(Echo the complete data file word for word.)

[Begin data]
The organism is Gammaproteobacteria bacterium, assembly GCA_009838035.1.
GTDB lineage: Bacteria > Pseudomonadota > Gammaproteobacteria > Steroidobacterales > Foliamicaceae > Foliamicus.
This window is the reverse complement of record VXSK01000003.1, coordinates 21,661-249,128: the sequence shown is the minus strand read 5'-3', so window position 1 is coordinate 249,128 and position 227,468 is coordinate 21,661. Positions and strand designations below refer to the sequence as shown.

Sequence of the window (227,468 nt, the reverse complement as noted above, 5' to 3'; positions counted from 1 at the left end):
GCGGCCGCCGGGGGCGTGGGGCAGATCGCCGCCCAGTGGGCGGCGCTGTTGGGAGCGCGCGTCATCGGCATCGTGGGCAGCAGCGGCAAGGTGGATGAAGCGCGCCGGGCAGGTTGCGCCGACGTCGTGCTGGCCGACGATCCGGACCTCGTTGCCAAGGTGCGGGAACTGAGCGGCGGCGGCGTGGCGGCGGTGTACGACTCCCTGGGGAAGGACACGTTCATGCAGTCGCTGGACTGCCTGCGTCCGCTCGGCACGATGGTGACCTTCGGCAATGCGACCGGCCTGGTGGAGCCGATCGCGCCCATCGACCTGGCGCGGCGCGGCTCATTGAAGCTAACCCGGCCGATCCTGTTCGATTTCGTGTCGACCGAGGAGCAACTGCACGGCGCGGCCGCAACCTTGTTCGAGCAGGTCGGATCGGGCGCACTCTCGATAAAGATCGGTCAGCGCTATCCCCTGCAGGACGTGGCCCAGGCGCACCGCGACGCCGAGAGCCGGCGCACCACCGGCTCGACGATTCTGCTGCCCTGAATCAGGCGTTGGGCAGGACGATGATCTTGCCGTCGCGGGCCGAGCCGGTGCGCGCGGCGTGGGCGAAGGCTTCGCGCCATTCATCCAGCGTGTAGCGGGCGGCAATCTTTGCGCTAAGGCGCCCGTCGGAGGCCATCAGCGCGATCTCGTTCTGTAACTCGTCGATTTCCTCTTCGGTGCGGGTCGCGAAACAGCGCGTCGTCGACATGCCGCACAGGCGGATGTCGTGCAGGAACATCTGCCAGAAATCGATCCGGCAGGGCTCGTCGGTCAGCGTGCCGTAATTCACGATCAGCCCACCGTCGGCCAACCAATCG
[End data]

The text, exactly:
The organism is Gammaproteobacteria bacterium, assembly GCA_009838035.1.
GTDB lineage: Bacteria > Pseudomonadota > Gammaproteobacteria > Steroidobacterales > Foliamicaceae > Foliamicus.
This window is the reverse complement of record VXSK01000003.1, coordinates 21,661-249,128: the sequence shown is the minus strand read 5'-3', so window position 1 is coordinate 249,128 and position 227,468 is coordinate 21,661. Positions and strand designations below refer to the sequence as shown.

Sequence of the window (227,468 nt, the reverse complement as noted above, 5' to 3'; positions counted from 1 at the left end):
GCGGCCGCCGGGGGCGTGGGGCAGATCGCCGCCCAGTGGGCGGCGCTGTTGGGAGCGCGCGTCATCGGCATCGTGGGCAGCAGCGGCAAGGTGGATGAAGCGCGCCGGGCAGGTTGCGCCGACGTCGTGCTGGCCGACGATCCGGACCTCGTTGCCAAGGTGCGGGAACTGAGCGGCGGCGGCGTGGCGGCGGTGTACGACTCCCTGGGGAAGGACACGTTCATGCAGTCGCTGGACTGCCTGCGTCCGCTCGGCACGATGGTGACCTTCGGCAATGCGACCGGCCTGGTGGAGCCGATCGCGCCCATCGACCTGGCGCGGCGCGGCTCATTGAAGCTAACCCGGCCGATCCTGTTCGATTTCGTGTCGACCGAGGAGCAACTGCACGGCGCGGCCGCAACCTTGTTCGAGCAGGTCGGATCGGGCGCACTCTCGATAAAGATCGGTCAGCGCTATCCCCTGCAGGACGTGGCCCAGGCGCACCGCGACGCCGAGAGCCGGCGCACCACCGGCTCGACGATTCTGCTGCCCTGAATCAGGCGTTGGGCAGGACGATGATCTTGCCGTCGCGGGCCGAGCCGGTGCGCGCGGCGTGGGCGAAGGCTTCGCGCCATTCATCCAGCGTGTAGCGGGCGGCAATCTTTGCGCTAAGGCGCCCGTCGGAGGCCATCAGCGCGATCTCGTTCTGTAACTCGTCGATTTCCTCTTCGGTGCGGGTCGCGAAACAGCGCGTCGTCGACATGCCGCACAGGCGGATGTCGTGCAGGAACATCTGCCAGAAATCGATCCGGCAGGGCTCGTCGGTCAGCGTGCCGTAATTCACGATCAGCCCACCGTCGGCCAACCAATCG